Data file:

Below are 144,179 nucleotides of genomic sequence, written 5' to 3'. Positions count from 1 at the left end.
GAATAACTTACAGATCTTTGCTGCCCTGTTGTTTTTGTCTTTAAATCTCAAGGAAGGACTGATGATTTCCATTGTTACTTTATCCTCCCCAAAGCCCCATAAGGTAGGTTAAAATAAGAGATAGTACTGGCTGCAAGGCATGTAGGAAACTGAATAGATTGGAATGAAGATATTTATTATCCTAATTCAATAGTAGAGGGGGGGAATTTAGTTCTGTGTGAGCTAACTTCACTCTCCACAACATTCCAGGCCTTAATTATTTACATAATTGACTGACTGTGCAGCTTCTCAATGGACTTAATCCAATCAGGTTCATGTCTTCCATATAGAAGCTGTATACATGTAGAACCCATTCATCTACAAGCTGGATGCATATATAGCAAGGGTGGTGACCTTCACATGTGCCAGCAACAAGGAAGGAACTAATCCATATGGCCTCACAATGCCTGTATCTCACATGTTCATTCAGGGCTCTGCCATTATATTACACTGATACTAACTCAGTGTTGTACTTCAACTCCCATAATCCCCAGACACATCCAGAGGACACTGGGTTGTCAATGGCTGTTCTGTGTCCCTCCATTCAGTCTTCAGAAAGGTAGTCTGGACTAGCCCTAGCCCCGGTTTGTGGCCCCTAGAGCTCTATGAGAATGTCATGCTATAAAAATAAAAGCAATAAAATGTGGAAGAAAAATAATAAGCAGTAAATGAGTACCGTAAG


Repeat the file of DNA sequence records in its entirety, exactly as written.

Below are 144,179 nucleotides of genomic sequence, written 5' to 3'. Positions count from 1 at the left end.
GAATAACTTACAGATCTTTGCTGCCCTGTTGTTTTTGTCTTTAAATCTCAAGGAAGGACTGATGATTTCCATTGTTACTTTATCCTCCCCAAAGCCCCATAAGGTAGGTTAAAATAAGAGATAGTACTGGCTGCAAGGCATGTAGGAAACTGAATAGATTGGAATGAAGATATTTATTATCCTAATTCAATAGTAGAGGGGGGGAATTTAGTTCTGTGTGAGCTAACTTCACTCTCCACAACATTCCAGGCCTTAATTATTTACATAATTGACTGACTGTGCAGCTTCTCAATGGACTTAATCCAATCAGGTTCATGTCTTCCATATAGAAGCTGTATACATGTAGAACCCATTCATCTACAAGCTGGATGCATATATAGCAAGGGTGGTGACCTTCACATGTGCCAGCAACAAGGAAGGAACTAATCCATATGGCCTCACAATGCCTGTATCTCACATGTTCATTCAGGGCTCTGCCATTATATTACACTGATACTAACTCAGTGTTGTACTTCAACTCCCATAATCCCCAGACACATCCAGAGGACACTGGGTTGTCAATGGCTGTTCTGTGTCCCTCCATTCAGTCTTCAGAAAGGTAGTCTGGACTAGCCCTAGCCCCGGTTTGTGGCCCCTAGAGCTCTATGAGAATGTCATGCTATAAAAATAAAAGCAATAAAATGTGGAAGAAAAATAATAAGCAGTAAATGAGTACCGTAAG